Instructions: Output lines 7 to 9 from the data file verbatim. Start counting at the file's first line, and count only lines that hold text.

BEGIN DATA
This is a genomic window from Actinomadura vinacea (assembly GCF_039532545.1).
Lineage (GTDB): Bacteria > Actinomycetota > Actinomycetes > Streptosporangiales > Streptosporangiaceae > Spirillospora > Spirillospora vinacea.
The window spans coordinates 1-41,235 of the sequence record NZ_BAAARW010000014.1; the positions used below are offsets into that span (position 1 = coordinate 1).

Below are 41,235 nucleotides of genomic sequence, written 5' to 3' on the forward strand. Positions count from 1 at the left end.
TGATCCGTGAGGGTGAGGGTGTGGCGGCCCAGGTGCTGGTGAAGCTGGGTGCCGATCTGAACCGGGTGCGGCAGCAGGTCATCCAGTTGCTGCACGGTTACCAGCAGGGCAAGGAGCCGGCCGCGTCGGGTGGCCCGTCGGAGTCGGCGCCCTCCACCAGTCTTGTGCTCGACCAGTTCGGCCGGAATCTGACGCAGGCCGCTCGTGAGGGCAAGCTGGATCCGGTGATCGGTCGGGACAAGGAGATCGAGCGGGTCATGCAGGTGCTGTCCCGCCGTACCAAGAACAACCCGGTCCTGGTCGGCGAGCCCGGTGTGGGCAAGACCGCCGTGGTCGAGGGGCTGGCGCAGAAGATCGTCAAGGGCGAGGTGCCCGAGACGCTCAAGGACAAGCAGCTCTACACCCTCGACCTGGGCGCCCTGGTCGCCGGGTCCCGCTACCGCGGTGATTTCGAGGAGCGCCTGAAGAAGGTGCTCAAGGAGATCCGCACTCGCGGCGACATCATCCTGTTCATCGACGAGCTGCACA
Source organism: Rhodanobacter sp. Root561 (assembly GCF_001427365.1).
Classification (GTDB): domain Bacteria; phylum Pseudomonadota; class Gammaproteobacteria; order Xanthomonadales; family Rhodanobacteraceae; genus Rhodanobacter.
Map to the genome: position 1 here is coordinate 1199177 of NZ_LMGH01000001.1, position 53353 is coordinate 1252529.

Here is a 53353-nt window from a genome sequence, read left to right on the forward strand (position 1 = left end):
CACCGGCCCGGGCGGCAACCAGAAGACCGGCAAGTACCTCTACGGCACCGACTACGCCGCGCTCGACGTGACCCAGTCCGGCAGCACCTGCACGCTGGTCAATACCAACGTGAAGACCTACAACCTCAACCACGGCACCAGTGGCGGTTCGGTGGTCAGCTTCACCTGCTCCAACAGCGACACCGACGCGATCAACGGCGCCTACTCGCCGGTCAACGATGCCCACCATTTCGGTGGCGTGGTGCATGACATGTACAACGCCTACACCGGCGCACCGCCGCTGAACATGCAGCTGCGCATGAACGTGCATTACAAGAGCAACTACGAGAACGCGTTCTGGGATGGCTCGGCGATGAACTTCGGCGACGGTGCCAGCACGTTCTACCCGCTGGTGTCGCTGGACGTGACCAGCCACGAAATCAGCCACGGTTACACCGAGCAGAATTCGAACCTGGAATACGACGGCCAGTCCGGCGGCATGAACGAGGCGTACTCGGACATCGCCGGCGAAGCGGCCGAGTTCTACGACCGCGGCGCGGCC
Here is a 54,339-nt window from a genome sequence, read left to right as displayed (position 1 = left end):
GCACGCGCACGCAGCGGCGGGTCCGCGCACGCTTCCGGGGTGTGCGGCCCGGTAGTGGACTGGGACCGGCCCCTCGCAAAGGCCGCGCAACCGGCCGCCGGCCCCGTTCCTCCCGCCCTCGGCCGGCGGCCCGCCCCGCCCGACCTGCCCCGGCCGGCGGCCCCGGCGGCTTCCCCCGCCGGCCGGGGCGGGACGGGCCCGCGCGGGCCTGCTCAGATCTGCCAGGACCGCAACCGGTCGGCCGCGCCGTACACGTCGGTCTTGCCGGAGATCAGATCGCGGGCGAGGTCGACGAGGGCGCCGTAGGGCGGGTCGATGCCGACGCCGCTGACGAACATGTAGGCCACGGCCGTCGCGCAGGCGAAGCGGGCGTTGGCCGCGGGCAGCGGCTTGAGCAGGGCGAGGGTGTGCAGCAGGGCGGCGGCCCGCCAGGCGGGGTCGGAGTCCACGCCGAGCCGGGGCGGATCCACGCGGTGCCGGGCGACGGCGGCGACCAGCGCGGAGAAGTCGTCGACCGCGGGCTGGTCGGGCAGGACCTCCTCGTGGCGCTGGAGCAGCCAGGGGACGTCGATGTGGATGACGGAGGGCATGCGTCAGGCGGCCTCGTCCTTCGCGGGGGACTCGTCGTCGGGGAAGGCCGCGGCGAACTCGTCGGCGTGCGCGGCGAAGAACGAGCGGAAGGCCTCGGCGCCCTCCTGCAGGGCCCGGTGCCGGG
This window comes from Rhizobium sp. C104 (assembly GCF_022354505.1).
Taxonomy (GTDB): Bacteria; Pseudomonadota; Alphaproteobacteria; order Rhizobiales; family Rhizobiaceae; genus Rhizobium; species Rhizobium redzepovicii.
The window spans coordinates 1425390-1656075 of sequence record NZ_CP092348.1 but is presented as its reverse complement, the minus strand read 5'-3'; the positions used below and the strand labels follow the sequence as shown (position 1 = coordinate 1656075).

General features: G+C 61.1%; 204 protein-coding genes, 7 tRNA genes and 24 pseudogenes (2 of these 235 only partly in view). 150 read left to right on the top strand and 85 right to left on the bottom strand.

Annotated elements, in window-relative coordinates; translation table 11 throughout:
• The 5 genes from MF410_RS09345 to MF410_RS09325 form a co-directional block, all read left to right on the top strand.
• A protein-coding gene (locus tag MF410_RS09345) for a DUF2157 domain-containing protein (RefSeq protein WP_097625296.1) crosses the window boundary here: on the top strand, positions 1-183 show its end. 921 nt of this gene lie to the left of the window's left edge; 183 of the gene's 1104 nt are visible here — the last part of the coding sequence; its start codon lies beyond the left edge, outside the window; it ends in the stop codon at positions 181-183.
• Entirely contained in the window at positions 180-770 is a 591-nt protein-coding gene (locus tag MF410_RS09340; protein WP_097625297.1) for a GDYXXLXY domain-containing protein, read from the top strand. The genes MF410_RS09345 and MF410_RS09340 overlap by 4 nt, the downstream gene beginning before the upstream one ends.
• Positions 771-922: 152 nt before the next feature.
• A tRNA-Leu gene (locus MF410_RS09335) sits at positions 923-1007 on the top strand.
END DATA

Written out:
Classification (GTDB): domain Bacteria; phylum Pseudomonadota; class Gammaproteobacteria; order Xanthomonadales; family Rhodanobacteraceae; genus Rhodanobacter.
Map to the genome: position 1 here is coordinate 1199177 of NZ_LMGH01000001.1, position 53353 is coordinate 1252529.

Here is a 53353-nt window from a genome sequence, read left to right on the forward strand (position 1 = left end):